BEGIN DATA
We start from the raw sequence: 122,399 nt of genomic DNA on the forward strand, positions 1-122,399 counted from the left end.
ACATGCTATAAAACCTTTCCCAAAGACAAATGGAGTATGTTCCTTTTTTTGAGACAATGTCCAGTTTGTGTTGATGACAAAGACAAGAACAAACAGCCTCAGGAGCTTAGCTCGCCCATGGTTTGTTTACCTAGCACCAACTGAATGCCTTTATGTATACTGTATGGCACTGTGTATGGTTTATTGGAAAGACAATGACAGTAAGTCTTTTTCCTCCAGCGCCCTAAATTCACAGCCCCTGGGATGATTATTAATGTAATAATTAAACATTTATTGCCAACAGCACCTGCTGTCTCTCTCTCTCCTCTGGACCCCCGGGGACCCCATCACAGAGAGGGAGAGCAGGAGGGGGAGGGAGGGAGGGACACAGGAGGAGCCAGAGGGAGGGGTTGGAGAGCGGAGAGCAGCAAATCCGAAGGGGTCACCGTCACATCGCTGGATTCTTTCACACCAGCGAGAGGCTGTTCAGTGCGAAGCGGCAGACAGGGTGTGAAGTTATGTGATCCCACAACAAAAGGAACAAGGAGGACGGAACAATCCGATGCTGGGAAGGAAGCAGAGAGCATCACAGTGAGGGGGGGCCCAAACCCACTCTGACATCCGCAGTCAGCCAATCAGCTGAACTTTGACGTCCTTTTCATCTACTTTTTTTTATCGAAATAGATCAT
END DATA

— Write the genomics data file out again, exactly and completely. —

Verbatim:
We start from the raw sequence: 122,399 nt of genomic DNA on the forward strand, positions 1-122,399 counted from the left end.
ACATGCTATAAAACCTTTCCCAAAGACAAATGGAGTATGTTCCTTTTTTTGAGACAATGTCCAGTTTGTGTTGATGACAAAGACAAGAACAAACAGCCTCAGGAGCTTAGCTCGCCCATGGTTTGTTTACCTAGCACCAACTGAATGCCTTTATGTATACTGTATGGCACTGTGTATGGTTTATTGGAAAGACAATGACAGTAAGTCTTTTTCCTCCAGCGCCCTAAATTCACAGCCCCTGGGATGATTATTAATGTAATAATTAAACATTTATTGCCAACAGCACCTGCTGTCTCTCTCTCTCCTCTGGACCCCCGGGGACCCCATCACAGAGAGGGAGAGCAGGAGGGGGAGGGAGGGAGGGACACAGGAGGAGCCAGAGGGAGGGGTTGGAGAGCGGAGAGCAGCAAATCCGAAGGGGTCACCGTCACATCGCTGGATTCTTTCACACCAGCGAGAGGCTGTTCAGTGCGAAGCGGCAGACAGGGTGTGAAGTTATGTGATCCCACAACAAAAGGAACAAGGAGGACGGAACAATCCGATGCTGGGAAGGAAGCAGAGAGCATCACAGTGAGGGGGGGCCCAAACCCACTCTGACATCCGCAGTCAGCCAATCAGCTGAACTTTGACGTCCTTTTCATCTACTTTTTTTTATCGAAATAGATCAT